102 AsDr Grigg pointed out, the steepness of the ladder meant that there was a greater requirement for the driver to use his hands and arms to pull himself upwards towards the access platform. This greatly increased the risk of a fall if (as occurred) a problem arose in transferring a hand grip from the rails on each side of the ladder to either the upright of the guardrail or the horizontal bar beneath the driver's window .
103 Dr Grigg summarised the situation in his second report as follows:
'I agree with Mr Underwood that the Cat 785B dump truck has an inherent design weakness and I believe that the requirement to move sideways from the top of the ladder to the access platform in a region where the handrails are not continuous involves a significant risk of a person falling. While the risk of overbalancing and falling might be exacerbated by a movement of a slung load, it is normal practice for drivers of such machines to carry such items when mounting and dismounting and the access system should cater for this probability.'(See  hereof.)
104It is clear from the expert opinion that had Roche turned its corporate mind to the risks confronting drivers accessing the Cat 785B, it would have concluded that it was reasonably foreseeable that a driver might fall and that this risk was real in the sense that it was not insignificant.
105 While the above analysis is sufficient to satisfy s 5B(1) CLA it can be inferred that Roche was in fact aware of the risk.
106 There was no unequivocal evidence that Roche had actual knowledge of the risk to drivers of the Cat 785B. However,the emphasis in its risk assessment/hazard study of 20 August 2001(exhibit N) on drivers maintaining a three point contact while on a ladder suggests actual knowledge. ..." (emphasis added)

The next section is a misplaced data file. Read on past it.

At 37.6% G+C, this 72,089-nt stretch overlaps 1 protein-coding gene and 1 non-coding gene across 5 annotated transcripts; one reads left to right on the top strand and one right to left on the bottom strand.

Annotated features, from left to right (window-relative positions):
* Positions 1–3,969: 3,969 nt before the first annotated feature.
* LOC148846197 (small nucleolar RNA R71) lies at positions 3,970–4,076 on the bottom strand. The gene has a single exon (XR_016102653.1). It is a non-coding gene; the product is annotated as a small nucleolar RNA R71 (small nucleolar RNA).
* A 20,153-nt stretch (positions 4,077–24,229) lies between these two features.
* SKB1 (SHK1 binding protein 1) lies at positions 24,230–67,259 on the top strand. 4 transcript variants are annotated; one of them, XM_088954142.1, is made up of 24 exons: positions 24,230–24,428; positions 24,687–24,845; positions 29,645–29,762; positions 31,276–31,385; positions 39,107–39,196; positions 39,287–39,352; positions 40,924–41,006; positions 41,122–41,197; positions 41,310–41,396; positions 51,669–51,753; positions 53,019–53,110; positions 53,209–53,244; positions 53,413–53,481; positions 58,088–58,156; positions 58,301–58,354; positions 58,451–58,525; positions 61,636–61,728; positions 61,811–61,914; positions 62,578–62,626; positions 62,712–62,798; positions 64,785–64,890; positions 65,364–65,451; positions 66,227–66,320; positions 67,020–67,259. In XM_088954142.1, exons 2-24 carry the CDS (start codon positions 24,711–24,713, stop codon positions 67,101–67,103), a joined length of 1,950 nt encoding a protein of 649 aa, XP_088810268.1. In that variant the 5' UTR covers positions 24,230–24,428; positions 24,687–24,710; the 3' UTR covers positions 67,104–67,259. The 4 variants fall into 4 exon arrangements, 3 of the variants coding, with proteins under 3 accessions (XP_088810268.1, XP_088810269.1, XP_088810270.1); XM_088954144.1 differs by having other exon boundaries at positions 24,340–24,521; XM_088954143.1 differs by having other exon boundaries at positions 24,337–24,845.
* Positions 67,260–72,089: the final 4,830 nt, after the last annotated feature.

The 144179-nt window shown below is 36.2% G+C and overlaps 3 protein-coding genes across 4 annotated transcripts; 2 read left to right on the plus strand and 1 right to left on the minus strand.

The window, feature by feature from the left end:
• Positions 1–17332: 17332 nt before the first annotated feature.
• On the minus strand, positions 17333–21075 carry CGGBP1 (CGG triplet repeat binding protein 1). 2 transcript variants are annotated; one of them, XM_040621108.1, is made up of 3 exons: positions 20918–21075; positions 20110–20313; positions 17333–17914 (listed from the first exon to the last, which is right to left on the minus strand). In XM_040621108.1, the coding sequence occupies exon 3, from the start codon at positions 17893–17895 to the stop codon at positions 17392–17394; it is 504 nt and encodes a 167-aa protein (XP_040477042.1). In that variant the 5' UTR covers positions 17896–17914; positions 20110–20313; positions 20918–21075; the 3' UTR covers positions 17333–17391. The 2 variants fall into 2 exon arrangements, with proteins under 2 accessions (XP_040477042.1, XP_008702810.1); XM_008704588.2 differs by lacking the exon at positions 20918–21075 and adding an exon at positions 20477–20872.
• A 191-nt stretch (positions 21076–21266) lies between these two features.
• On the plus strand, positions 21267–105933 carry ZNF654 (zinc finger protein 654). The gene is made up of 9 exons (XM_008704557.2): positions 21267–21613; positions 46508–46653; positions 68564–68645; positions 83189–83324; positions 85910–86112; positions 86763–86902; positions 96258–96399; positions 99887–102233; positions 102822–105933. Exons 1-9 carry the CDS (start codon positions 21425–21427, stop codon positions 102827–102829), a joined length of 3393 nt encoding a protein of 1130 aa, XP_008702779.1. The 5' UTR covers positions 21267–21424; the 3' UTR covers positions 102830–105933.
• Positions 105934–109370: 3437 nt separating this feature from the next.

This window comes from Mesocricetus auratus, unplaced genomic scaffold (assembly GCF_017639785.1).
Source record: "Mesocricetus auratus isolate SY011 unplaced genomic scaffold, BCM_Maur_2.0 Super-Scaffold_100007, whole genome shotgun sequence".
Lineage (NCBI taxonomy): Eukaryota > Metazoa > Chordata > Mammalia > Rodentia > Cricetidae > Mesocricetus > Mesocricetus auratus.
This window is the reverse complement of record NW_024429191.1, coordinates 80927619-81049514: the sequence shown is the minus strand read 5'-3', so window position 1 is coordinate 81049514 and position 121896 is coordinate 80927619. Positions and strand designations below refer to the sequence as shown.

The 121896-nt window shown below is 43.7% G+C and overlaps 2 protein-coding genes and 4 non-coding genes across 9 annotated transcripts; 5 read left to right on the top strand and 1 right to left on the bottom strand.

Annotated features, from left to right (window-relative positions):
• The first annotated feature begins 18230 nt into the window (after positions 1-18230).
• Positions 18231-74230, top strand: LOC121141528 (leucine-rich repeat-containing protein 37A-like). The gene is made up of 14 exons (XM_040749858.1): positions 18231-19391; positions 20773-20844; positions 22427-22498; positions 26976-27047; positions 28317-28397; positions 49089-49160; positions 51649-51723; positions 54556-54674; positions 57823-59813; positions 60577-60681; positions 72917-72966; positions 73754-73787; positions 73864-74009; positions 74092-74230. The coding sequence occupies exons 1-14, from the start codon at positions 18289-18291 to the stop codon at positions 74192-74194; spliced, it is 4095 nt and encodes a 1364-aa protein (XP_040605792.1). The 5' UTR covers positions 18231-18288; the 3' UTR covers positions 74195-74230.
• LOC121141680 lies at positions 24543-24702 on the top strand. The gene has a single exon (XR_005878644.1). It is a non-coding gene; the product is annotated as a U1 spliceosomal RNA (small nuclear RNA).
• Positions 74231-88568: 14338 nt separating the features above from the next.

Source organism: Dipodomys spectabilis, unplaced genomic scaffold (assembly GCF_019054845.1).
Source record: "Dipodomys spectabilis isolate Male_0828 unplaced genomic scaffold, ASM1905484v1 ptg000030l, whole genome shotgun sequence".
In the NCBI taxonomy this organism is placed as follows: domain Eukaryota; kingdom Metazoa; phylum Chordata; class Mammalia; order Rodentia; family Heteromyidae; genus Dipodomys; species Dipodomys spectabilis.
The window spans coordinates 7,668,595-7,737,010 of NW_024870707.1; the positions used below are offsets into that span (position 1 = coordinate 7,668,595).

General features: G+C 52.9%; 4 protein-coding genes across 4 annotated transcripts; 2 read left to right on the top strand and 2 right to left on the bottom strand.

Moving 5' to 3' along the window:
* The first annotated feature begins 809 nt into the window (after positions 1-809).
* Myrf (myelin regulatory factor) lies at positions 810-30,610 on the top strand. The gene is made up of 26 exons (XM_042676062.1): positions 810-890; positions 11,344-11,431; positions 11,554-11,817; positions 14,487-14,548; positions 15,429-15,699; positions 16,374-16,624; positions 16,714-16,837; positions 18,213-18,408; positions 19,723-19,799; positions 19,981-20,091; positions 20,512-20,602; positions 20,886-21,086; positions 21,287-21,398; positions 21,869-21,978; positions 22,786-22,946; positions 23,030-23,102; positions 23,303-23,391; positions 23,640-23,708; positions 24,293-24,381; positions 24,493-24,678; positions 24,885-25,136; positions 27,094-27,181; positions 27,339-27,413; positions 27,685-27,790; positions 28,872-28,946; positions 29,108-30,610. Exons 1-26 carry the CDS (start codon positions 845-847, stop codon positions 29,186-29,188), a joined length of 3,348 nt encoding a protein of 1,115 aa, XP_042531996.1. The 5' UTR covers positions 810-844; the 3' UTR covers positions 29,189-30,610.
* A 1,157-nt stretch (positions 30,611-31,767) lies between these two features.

41The primary judge summarised (at ) Roche's submissions on the question whether a reasonable person in its position would have taken precautions against the foreseeable risk and if so what those precautions should have been, as:
"... That in the absence of any previous injuries of this kind on the Cat 785B in the preceding three and a half years (exhibit 11), its response of requiring drivers to maintain a three point contact when using the ladder was appropriate ... that nothing more was required [and] the two alternatives relied upon by the plaintiff were based on hindsight and could not as a matter of practicality be implemented."
42Roche also submitted, and the primary judge accepted (see , ), that extending the handrails beyond the top of the ladder had not been considered by either expert and - even though it was an alternative suggested by Roche in its post accident reports - might well create further safety issues regarding access to the platform. His Honour concluded (at ) that the response to the foreseeable risk of injury relied upon by the respondent was the retrofitting of a transversestair access system. As to costs and practicability, his Honour said:
"112...While a cost of approximately $20,000 may appear substantial, it is relatively minor when considered in the context of a piece of equipment costing approximately $2.6 million. This is despite the fact that such a modification would have had to have been made to 42 dump trucks at an approximate total cost of $850,000. While such an amount on its face appears substantial, it has to be looked at against the cost of each dump truck and the fact that Roche was a major participant in theAustralian mining industry in 2003 with over 500 pieces of plant which included 42 Cat 785B dump trucks.